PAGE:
SAN DIEGO—Francisco Lindor hit just one home run this season for his high school team at Florida's Montverde Academy.
"I'm not a power hitter and I probably won't become one," said the 5-foot-11, 175-pound Lindor.
He certainly looked like one Saturday at the University of San Diego's Cunningham Stadium. This weekend's festivities for Sunday's Aflac All-American Baseball Game include a home run derby. Lindor, like every other hitter in the game, had an opportunity to step to the plate. Never mind that most of the players hit at least five homers for their high school team this season. In fact, five of the competitors reached double digits.
Aflac home run derby finalists (L to R) Christian Lopes, Josh Tobias, Francisco Lindor and Travis Harrison. Sandy Huffaker Jr./Aflac All-American photo
Lindor outmuscled them all, hitting four homers to advance to the derby finals, which will precede Sunday's game. Infielder Christian Lopes (Edison High, Huntington Beach, Calif.) had three homers and infielders Travis Harrison (Tustin High, Aliso Viejo, Calif.) and Josh Tobias (Southeast Guilford High, Greensboro, N.C.) had two apiece to round out the derby finals foursome. No one else hit more than one homer before recording 10 outs (anything that wasn't a homer was an out).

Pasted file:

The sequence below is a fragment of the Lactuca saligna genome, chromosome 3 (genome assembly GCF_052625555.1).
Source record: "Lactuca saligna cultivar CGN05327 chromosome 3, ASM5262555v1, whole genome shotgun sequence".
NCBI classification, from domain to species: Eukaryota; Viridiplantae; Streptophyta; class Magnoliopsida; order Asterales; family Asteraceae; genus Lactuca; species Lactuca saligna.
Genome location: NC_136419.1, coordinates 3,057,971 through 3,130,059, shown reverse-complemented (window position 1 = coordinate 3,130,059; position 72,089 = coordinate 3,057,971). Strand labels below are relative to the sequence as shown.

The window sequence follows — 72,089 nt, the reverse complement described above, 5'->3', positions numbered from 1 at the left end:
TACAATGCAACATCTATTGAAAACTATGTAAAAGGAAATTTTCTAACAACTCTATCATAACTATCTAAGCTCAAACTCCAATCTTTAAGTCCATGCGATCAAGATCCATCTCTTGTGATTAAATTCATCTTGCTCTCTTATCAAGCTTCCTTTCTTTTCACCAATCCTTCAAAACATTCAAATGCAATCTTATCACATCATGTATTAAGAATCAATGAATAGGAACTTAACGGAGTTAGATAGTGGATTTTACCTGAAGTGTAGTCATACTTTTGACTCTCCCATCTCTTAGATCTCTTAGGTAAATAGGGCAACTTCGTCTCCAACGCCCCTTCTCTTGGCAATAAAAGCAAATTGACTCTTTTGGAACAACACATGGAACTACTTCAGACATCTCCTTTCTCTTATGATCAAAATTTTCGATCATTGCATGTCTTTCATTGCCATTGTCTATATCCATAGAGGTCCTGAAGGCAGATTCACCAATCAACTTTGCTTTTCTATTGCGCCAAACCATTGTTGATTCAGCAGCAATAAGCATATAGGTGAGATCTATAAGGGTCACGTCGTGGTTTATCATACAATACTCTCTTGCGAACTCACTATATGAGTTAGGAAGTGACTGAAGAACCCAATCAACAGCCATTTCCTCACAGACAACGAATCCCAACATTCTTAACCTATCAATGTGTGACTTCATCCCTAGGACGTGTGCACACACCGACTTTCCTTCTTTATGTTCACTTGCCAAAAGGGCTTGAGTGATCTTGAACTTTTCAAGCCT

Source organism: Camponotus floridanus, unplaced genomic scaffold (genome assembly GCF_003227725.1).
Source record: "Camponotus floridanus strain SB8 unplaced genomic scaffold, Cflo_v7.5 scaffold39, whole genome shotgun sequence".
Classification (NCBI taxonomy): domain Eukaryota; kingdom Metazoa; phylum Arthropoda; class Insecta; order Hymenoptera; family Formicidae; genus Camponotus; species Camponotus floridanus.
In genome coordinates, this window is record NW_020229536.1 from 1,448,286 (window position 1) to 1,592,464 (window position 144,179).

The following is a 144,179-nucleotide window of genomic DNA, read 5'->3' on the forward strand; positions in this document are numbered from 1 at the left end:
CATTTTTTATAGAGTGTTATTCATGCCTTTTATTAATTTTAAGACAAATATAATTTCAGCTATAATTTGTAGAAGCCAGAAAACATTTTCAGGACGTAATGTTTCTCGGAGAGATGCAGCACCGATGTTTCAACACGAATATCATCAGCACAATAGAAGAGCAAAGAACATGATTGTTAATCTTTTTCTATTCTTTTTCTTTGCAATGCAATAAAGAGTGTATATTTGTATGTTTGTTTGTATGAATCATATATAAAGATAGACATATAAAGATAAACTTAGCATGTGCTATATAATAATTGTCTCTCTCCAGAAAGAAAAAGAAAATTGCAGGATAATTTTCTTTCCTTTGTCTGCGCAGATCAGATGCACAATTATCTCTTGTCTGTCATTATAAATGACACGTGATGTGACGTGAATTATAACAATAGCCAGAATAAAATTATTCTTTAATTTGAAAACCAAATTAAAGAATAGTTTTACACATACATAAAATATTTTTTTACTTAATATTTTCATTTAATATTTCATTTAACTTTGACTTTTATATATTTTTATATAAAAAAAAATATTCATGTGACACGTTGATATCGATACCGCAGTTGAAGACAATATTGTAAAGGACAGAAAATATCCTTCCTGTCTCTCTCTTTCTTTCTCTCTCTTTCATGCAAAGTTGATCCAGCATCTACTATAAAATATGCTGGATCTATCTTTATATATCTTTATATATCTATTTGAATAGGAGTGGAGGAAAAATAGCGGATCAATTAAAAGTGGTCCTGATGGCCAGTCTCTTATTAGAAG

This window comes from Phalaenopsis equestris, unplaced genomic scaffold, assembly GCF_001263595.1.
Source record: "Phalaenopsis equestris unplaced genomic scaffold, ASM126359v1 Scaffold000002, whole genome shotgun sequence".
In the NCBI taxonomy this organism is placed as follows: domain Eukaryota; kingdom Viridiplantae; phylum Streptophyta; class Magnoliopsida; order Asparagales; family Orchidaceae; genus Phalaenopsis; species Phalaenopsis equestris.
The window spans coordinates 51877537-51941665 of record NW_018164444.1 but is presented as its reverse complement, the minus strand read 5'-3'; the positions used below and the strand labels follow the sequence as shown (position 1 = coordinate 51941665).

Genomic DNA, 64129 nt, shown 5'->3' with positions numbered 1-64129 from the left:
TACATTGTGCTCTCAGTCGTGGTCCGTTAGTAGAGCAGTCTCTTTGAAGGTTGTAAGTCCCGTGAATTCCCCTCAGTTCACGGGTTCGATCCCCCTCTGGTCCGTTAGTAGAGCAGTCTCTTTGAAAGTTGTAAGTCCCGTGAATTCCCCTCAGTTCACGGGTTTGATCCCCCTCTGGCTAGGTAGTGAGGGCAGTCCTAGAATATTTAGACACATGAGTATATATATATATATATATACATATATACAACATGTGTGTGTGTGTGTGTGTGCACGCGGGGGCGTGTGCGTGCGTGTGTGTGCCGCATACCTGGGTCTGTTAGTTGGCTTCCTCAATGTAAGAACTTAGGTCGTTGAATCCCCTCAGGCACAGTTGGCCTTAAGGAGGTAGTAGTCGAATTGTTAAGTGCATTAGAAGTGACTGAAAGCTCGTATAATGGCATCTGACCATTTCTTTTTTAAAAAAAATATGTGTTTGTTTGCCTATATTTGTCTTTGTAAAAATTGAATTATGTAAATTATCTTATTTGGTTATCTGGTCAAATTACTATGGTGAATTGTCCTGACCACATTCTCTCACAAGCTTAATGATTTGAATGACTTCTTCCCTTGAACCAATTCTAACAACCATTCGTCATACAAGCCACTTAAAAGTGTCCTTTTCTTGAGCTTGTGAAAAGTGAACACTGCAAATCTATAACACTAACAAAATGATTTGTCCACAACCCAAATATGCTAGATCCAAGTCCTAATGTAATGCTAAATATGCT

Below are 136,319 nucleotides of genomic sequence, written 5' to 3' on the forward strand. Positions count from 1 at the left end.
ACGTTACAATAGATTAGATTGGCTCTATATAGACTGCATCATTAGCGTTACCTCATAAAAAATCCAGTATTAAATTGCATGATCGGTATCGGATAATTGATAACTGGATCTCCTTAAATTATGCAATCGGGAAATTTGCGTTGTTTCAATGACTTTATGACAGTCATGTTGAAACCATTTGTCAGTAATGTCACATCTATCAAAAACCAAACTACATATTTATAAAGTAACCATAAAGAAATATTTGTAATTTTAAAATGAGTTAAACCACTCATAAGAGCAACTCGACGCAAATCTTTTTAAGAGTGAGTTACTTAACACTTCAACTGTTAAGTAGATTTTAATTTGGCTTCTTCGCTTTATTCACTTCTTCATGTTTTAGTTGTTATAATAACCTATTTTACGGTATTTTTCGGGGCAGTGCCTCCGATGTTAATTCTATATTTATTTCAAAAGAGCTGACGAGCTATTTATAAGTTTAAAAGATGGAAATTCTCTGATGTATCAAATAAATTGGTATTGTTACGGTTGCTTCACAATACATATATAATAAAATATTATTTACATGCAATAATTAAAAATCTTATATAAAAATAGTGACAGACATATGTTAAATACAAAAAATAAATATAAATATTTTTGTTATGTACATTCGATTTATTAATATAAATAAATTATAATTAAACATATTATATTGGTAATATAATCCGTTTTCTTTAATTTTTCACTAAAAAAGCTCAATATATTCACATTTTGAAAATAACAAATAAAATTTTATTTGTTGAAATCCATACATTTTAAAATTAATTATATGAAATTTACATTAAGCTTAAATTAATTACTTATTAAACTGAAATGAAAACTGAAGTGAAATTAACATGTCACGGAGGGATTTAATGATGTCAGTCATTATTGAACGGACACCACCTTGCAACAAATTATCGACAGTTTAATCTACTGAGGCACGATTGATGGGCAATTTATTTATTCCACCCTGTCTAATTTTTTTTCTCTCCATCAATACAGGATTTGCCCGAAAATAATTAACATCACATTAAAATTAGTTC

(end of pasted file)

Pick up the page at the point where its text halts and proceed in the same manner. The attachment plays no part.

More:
Lindor succeeded with an unusual strategy — he didn't swing for the fences.
"I'm able to drive the ball wherever I want to," said Lindor. "I just try to hit line drives. If it's a homer, it's a homer."
Lindor said his target was the 375 sign located on the fence in left-center. He placed a pair of homers over the sign and curled in a couple more not far from the left-field pole.
Consistently squaring up on the ball is key, which is why Lindor proudly pointed to the barrel of his bat. There were just two marks on it, where he had made contact over and over.
One pitcher snuck into the competition — Henry Owens (Edison High, Huntington Beach, Calif.), who tried to disguise himself as a power hitter. Taped across the back of the 6-foot-7 Owens' warmup jacket was "Griffey Jr." Owens batted lefthanded and he wore his cap turned around backward. But those were the only similarities to the great Griffey.
Owens tossed his ballcap after fouling a pitch off for his third out. He cracked a bat on his fifth out. Two teammates came out to towel him off and give him a cup of water after his eighth out. Owens tried to Fisk a ball fair on his next swing, but it stayed foul for his ninth out. He was done one swing later with no homers to show for the effort.
"Just trying to have some fun out there," said Owens.
Seems like he will get more enjoyment on the mound than at the plate.